The Paraguayan poultry sector has raised concerns over the large-scale smuggling of chicken meat and eggs from Brazil and Argentina.
Producers have seen an increase in smuggling due to the “relaxation of control measures by the authorities.” As a result, the Paraguayan poultry sector sees their businesses are strongly affected. According to unofficial data, the equivalent of 30% of the entire poultry production in Paraguay is smuggled into the country, representing more than 2 thousand tonnes per month, according to local newspaper La Nación. Paraguay’s poultry sector slaughters around 300,000 chickens per day and employs more than 25,000 people directly.
ABC, another press outlet from Paraguay, points out that the smuggling of eggs could be close to 3,000 dozens per day, causing a loss of approximately US$ 1.4 million per year. According to the Association of Poultry Farmers of Paraguay (Avipar), national production is about 200,000 dozens a day.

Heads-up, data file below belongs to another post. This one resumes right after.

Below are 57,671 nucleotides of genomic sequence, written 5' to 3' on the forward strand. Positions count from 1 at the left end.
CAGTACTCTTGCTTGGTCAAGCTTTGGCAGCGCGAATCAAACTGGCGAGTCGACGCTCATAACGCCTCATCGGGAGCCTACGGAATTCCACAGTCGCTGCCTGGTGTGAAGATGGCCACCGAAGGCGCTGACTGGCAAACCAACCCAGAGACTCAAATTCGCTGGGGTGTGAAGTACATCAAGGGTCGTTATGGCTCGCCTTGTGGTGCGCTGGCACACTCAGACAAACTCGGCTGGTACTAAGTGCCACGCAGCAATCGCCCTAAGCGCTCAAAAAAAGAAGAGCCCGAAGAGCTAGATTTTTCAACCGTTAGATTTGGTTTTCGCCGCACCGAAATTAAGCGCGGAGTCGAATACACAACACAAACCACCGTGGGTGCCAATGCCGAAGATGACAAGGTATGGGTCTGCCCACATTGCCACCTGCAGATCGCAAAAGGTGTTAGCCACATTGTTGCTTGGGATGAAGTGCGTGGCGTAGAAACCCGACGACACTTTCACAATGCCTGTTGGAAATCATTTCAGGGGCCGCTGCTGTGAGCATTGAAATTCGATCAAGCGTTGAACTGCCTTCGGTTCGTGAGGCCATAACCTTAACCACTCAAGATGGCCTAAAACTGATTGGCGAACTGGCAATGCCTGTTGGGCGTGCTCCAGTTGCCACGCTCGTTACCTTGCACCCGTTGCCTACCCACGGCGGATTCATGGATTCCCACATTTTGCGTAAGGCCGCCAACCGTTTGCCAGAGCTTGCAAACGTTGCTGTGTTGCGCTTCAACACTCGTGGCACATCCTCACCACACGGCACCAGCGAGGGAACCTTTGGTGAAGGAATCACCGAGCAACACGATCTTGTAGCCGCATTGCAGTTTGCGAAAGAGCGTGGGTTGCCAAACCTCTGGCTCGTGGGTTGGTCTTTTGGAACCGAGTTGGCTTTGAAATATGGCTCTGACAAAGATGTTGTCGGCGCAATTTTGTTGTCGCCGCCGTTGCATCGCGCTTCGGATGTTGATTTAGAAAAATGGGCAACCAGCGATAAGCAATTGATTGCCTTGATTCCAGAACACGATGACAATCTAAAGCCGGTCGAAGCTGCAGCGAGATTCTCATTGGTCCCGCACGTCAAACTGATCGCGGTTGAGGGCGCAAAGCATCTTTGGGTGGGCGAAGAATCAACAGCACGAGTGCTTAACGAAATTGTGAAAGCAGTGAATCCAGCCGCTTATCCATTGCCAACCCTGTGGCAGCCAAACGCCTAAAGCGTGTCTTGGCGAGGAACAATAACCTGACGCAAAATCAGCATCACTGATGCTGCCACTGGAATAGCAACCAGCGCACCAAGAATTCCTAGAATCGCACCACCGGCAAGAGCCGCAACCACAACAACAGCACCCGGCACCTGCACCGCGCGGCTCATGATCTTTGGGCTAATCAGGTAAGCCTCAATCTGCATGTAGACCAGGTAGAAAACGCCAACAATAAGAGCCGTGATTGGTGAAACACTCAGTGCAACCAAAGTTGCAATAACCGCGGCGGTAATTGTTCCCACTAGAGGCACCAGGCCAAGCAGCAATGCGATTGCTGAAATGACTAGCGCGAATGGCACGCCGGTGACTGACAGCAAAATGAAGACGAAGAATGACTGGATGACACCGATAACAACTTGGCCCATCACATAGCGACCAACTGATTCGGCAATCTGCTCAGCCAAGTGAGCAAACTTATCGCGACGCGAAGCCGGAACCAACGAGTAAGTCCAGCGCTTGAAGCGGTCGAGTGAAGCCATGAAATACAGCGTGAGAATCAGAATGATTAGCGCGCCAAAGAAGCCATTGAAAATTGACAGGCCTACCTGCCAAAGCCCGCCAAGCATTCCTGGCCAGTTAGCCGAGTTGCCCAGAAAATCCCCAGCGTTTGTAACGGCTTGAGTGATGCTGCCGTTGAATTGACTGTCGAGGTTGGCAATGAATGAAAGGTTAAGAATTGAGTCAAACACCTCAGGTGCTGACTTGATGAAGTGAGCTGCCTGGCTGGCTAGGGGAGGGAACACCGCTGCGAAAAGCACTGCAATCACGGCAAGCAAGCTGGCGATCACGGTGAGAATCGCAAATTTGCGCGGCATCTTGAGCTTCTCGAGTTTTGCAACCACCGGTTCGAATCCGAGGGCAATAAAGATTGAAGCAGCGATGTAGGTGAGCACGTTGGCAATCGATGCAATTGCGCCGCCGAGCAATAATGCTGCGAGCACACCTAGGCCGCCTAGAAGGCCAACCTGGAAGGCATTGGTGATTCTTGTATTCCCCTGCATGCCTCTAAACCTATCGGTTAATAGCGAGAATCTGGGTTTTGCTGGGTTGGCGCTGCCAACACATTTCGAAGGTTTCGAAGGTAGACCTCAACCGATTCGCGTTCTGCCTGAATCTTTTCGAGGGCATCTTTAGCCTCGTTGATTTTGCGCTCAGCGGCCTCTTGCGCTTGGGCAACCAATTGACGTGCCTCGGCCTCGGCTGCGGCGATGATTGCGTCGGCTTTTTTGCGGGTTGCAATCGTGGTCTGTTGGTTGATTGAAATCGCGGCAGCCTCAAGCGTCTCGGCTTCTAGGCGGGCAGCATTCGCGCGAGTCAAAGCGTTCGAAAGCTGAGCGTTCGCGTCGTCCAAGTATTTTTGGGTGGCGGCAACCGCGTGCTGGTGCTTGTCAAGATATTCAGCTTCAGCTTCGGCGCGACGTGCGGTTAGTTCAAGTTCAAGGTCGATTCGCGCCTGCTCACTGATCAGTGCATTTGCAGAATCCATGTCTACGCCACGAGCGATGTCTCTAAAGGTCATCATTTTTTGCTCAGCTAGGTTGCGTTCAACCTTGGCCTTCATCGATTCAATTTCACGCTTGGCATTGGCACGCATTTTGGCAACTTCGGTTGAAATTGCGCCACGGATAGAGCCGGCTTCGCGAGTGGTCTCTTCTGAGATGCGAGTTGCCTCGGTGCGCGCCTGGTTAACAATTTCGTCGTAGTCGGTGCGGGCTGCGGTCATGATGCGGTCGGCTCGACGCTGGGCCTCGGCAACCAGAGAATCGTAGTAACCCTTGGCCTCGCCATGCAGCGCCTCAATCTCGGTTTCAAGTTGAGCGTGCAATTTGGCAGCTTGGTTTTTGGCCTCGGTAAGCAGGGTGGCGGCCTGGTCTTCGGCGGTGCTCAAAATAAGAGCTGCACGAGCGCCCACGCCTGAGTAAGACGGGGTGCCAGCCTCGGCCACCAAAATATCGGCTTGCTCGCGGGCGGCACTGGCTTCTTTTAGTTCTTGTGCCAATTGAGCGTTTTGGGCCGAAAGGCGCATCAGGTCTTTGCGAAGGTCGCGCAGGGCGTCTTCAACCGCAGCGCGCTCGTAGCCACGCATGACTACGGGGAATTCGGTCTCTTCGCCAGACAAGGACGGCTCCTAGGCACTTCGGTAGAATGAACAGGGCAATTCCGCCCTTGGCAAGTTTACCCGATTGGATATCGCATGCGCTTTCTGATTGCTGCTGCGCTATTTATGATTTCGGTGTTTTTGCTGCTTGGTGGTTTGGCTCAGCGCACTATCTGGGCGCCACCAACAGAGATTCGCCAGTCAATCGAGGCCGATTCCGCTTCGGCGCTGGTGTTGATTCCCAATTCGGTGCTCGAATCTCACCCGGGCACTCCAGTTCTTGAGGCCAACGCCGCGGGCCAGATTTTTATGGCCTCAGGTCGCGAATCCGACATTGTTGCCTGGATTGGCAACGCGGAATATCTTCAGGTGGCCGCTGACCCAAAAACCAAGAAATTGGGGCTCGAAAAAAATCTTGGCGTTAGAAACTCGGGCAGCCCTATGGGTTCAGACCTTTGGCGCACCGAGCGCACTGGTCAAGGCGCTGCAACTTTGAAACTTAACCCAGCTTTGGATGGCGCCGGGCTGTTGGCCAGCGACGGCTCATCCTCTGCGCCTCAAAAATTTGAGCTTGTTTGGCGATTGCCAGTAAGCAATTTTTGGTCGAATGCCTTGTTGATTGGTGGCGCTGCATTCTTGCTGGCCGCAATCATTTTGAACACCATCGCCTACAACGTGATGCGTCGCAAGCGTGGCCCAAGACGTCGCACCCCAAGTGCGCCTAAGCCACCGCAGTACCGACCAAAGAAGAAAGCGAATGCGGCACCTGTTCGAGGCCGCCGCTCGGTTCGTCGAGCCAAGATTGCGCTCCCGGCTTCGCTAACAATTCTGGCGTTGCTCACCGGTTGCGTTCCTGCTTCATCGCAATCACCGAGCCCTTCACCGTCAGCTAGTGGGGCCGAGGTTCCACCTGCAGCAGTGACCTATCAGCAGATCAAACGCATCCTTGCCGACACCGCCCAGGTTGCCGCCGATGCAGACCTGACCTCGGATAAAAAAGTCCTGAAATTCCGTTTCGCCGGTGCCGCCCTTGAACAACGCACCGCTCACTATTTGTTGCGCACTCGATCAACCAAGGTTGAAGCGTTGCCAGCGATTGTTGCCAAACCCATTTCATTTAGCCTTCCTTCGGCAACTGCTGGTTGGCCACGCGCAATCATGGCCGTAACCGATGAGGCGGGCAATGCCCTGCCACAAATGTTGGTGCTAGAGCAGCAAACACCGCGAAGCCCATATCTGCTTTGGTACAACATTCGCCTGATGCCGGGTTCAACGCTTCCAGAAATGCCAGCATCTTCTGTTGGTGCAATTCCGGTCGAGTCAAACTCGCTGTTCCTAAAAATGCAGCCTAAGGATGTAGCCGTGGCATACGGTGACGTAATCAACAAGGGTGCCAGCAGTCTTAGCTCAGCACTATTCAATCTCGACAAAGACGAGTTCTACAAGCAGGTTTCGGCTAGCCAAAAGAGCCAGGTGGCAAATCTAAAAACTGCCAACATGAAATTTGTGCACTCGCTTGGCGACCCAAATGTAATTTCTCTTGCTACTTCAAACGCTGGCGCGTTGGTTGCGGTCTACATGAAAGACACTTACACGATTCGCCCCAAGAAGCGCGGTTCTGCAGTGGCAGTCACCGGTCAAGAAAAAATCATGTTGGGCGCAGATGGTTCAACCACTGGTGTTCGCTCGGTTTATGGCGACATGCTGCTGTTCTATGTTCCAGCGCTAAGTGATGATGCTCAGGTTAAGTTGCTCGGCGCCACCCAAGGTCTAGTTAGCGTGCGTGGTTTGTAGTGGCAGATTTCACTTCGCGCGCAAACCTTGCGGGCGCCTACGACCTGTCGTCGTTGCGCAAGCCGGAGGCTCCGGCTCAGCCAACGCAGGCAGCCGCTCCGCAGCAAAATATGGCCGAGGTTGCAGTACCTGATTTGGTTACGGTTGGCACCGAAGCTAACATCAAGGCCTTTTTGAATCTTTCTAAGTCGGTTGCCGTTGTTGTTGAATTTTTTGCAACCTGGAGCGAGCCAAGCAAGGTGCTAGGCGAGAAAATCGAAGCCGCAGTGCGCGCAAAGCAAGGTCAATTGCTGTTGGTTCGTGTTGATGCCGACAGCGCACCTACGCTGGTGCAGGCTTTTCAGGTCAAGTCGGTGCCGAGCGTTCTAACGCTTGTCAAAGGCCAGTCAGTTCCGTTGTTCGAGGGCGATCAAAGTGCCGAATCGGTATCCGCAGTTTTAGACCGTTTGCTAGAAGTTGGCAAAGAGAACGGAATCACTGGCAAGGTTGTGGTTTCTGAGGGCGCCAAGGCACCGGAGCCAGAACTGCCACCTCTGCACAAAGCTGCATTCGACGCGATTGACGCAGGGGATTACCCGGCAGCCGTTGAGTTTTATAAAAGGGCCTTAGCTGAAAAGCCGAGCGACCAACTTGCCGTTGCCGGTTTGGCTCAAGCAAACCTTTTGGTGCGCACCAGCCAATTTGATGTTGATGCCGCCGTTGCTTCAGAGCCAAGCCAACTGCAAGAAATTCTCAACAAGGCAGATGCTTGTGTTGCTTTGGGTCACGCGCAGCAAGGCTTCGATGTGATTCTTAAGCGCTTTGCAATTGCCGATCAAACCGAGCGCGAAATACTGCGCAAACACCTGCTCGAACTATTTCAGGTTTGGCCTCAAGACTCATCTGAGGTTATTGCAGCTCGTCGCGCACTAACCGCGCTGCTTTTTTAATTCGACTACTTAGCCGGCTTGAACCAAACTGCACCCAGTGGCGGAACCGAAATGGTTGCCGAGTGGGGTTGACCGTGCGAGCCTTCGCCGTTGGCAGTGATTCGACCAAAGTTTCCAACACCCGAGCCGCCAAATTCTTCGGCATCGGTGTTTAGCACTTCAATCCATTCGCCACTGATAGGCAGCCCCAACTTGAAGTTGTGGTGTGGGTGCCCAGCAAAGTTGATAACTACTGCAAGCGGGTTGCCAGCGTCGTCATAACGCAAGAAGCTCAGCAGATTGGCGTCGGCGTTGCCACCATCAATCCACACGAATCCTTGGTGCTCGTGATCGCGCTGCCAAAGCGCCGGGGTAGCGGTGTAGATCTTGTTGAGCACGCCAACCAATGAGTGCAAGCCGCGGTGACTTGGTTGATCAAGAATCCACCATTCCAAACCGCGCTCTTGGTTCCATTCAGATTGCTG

The smuggling of agricultural produce is nothing new and has been an issue for decades. However, it has gotten worse in the last year. According to the Paraguayan poultry industry, “the lack of patriotism among military, customs officials, and health and trade authorities, strongly affects the national poultry industry.” Avipar’s president Pablo Mauger said that chicken smuggling was at an all-time high, and the president of the Paraguayan Association of Chicken Producers and Exporters (APPEP), Ceferino Méndez, added: “In the past, smuggling was common in border towns, but nowadays, illegally imported meat is shamelessly being sold in our capital.”
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The sector prepared a dossier about illegal chicken meat, chicken sausages, and eggs, among other by-products. In general, the smugglers enter the country in large trucks through the “Ponte da Amizade” and these in turn unload to smaller vehicles for further distribution. The sector’s representatives have warned about the consequences of the illegal distribution, as the health risk due to inadequate transportation is high, and the lack of cooling and control threatens consumer health. “This is why we alert our population not to consume these products,” concludes Rodrigo Alderete from Avipar.